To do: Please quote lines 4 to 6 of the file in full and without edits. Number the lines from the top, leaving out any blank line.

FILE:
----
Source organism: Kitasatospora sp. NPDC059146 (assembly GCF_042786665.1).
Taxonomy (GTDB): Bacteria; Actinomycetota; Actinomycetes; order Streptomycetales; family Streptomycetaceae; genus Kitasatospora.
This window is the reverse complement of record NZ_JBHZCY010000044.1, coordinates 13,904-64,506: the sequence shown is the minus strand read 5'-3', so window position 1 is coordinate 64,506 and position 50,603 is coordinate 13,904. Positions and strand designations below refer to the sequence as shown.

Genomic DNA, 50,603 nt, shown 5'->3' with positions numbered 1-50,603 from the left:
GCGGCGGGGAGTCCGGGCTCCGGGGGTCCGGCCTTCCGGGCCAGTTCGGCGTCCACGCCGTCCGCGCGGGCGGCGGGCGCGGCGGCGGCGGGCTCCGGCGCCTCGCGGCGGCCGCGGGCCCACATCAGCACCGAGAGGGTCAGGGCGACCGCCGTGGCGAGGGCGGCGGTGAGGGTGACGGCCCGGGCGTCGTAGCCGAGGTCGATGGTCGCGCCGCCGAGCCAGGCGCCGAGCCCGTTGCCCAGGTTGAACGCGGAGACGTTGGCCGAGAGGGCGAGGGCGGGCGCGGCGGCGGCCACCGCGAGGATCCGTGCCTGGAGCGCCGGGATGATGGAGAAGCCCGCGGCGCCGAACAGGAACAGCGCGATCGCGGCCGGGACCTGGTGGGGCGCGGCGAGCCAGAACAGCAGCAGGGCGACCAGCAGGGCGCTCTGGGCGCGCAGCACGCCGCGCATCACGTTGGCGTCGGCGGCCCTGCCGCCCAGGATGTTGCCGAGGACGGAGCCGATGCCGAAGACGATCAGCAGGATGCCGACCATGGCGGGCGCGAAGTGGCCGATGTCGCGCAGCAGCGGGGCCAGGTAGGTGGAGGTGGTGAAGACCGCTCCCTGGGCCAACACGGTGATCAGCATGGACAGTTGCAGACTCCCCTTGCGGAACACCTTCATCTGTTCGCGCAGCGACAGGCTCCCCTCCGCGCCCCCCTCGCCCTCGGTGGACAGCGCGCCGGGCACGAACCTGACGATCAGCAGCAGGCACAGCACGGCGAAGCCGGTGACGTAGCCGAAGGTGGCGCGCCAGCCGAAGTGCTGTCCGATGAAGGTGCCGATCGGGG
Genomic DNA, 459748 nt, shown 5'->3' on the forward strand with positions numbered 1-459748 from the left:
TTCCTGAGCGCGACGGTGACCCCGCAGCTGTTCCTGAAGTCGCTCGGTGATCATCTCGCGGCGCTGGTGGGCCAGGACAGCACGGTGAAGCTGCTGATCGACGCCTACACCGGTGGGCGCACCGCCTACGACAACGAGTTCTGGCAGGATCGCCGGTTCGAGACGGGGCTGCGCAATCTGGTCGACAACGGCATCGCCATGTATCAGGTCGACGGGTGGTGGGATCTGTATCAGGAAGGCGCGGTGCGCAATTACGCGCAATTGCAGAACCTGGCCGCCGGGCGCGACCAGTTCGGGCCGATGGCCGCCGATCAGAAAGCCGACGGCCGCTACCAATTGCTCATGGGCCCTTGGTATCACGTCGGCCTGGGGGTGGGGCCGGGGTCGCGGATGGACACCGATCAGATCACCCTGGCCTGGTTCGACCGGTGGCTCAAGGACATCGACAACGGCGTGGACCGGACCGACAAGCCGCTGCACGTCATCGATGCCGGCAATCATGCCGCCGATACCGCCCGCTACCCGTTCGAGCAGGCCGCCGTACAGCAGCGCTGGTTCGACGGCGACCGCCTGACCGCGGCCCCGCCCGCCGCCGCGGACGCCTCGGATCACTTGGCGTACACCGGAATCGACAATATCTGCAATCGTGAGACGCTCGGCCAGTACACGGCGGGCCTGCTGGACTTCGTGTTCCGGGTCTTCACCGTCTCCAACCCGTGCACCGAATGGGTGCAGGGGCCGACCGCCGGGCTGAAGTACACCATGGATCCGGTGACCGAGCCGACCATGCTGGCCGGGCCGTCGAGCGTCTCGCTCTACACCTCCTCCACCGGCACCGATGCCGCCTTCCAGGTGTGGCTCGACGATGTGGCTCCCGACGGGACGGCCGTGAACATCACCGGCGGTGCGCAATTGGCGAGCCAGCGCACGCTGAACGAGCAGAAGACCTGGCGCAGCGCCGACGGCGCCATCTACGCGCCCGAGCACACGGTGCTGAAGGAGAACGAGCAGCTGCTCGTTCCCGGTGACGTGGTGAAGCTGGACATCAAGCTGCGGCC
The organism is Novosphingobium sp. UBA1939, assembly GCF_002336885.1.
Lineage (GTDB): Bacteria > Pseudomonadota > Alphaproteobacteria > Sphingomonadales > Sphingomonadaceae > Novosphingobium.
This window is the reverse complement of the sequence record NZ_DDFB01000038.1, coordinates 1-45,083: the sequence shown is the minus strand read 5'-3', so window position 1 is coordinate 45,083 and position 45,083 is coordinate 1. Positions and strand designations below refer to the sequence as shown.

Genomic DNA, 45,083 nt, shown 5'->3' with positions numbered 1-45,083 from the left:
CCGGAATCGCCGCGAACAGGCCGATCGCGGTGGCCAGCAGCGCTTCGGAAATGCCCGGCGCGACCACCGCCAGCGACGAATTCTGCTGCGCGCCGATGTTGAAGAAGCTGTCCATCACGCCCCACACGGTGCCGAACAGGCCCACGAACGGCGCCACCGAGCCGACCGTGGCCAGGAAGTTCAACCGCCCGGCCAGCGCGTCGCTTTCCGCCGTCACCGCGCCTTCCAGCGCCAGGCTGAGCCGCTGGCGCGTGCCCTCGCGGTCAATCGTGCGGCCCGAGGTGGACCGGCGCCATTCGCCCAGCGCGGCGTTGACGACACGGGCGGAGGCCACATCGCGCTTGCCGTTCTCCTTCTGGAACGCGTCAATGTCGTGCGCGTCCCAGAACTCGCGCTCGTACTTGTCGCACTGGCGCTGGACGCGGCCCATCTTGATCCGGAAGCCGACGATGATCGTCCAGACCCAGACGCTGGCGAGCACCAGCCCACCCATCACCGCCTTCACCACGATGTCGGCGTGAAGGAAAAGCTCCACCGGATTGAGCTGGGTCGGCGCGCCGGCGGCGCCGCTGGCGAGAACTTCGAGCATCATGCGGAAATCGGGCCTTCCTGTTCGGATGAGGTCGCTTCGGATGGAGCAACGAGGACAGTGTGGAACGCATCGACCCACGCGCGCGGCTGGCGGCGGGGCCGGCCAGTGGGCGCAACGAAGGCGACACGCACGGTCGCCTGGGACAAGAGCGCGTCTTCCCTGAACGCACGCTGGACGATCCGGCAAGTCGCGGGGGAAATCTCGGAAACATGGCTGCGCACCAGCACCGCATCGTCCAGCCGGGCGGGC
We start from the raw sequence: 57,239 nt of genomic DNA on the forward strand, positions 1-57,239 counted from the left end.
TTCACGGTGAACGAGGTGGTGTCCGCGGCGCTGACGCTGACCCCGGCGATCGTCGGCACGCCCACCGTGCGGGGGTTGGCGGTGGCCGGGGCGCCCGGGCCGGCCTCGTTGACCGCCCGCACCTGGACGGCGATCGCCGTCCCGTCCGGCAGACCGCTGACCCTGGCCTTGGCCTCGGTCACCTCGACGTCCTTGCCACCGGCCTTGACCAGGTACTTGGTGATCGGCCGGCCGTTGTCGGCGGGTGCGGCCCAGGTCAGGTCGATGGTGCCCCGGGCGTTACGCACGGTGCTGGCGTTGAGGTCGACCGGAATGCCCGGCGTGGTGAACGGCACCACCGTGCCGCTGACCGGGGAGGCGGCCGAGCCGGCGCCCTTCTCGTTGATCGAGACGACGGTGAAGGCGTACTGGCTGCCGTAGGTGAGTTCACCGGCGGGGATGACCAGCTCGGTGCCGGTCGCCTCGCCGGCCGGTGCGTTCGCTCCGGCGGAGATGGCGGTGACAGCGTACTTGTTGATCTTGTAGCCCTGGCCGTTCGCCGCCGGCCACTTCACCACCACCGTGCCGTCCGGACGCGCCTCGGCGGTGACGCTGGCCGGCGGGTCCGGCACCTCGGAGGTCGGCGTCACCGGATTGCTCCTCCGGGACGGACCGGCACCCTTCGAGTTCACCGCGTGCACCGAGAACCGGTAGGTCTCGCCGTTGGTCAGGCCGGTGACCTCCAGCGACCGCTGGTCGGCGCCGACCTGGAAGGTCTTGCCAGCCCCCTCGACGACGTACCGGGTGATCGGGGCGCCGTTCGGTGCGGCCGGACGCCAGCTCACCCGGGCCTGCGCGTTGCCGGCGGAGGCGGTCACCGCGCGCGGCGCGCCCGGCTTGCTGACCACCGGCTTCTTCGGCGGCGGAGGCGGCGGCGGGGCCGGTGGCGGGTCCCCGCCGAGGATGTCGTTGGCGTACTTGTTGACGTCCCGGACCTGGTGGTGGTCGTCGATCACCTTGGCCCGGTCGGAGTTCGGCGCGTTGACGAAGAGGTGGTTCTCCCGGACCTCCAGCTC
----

Genomic DNA, 50,603 nt, shown 5'->3' with positions numbered 1-50,603 from the left:
GCGGCGGGGAGTCCGGGCTCCGGGGGTCCGGCCTTCCGGGCCAGTTCGGCGTCCACGCCGTCCGCGCGGGCGGCGGGCGCGGCGGCGGCGGGCTCCGGCGCCTCGCGGCGGCCGCGGGCCCACATCAGCACCGAGAGGGTCAGGGCGACCGCCGTGGCGAGGGCGGCGGTGAGGGTGACGGCCCGGGCGTCGTAGCCGAGGTCGATGGTCGCGCCGCCGAGCCAGGCGCCGAGCCCGTTGCCCAGGTTGAACGCGGAGACGTTGGCCGAGAGGGCGAGGGCGGGCGCGGCGGCGGCCACCGCGAGGATCCGTGCCTGGAGCGCCGGGATGATGGAGAAGCCCGCGGCGCCGAACAGGAACAGCGCGATCGCGGCCGGGACCTGGTGGGGCGCGGCGAGCCAGAACAGCAGCAGGGCGACCAGCAGGGCGCTCTGGGCGCGCAGCACGCCGCGCATCACGTTGGCGTCGGCGGCCCTGCCGCCCAGGATGTTGCCGAGGACGGAGCCGATGCCGAAGACGATCAGCAGGATGCCGACCATGGCGGGCGCGAAGTGGCCGATGTCGCGCAGCAGCGGGGCCAGGTAGGTGGAGGTGGTGAAGACCGCTCCCTGGGCCAACACGGTGATCAGCATGGACAGTTGCAGACTCCCCTTGCGGAACACCTTCATCTGTTCGCGCAGCGACAGGCTCCCCTCCGCGCCCCCCTCGCCCTCGGTGGACAGCGCGCCGGGCACGAACCTGACGATCAGCAGCAGGCACAGCACGGCGAAGCCGGTGACGTAGCCGAAGGTGGCGCGCCAGCCGAAGTGCTGTCCGATGAAGGTGCCGATCGGGG
Genomic DNA, 459748 nt, shown 5'->3' on the forward strand with positions numbered 1-459748 from the left: